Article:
[Show abstract][Hide abstract] ABSTRACT: The metabolic syndrome (MS) and chronic kidney disease (CKD) have both become global public health problems, with increasing social and economic impact due to their high prevalence and remarkable impact on morbidity and mortality. The causality between MS and CKD, and its clinical implications, still does remain not completely understood. Moreover, prophylactic and therapeutic interventions do need to be properly investigated in this field. Herein, we critically review the existing clinical evidence that associates MS with renal disease and cardiovascular disease, as well as the associated pathophysiologic mechanisms and actual treatment options.
Cardiology Research and Practice 02/2011; 2011(12):747861. DOI:10.4061/2011/747861
"An initial effort to state that anti-obesity drugs could prevent T2DM was a multicenter evaluation of orlistat, a pooled post hoc analysis (n = 675 obese adults with impaired glucose tolerance treated for a men follow-up of 582 days) of three randomized, placebo-controlled clinical trials (Heymsfield et al 2000). Obese nondiabetic individuals received either orlistat (120 mg three times a day with food) or placebo for two years, combined with a mild low energy diet. "
[Show abstract][Hide abstract] ABSTRACT: There has been an increase in the concern about preventing type 2 diabetes mellitus (T2DM), a disease with great and increasing prevalence. The prevalence of obesity, physical inactivity, Western processed diet, important risk factors for the development of T2DM, are also rising. Free fatty acids are increased in obesity and reduce insulin clearance and increase hepatic glucose production. Implementation of a healthy lifestyle has been show to slow the progression of impaired glucose tolerance to T2DM. Orlistat is an inhibitor of lipase activity, with proved efficacy in body weight reduction and long-term management of obesity and more favorable effects on carbohydrate metabolism and it was prospectively shown in XENDOS study that orlistat promoted long-term weight loss and prevented T2DM onset in obese individuals with normal and impaired glucose tolerance at baseline over four years. This benefit could be associated to the weight loss itself, to the limited absorption of lipids and reduction of plasma free fatty acids, to increased production of incretins or to modulation of secretion of cytokines by adipocytes, all effects secondary to orlistat treatment. A proposed strategy is to identify subjects at highest risk to receive a drug intervention, using lifestyle interventions alone at the community level.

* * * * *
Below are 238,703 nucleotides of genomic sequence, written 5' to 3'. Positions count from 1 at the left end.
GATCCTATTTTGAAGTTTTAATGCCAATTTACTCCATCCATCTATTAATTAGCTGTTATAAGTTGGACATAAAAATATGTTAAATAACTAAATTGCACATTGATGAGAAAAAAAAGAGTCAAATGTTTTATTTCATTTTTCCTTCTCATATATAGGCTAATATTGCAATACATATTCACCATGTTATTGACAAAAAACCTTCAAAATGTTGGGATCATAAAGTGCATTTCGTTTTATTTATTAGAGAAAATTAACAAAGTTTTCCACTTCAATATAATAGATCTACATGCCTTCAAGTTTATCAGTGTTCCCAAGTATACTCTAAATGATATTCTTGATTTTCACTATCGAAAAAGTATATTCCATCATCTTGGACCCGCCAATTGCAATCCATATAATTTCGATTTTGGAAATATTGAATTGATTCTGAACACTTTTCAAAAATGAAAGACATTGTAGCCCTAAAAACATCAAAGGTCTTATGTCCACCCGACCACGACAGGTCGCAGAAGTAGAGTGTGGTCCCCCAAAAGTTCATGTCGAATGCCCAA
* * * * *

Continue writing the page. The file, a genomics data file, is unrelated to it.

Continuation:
Vascular Health and Risk Management 02/2008; 4(2):325-36.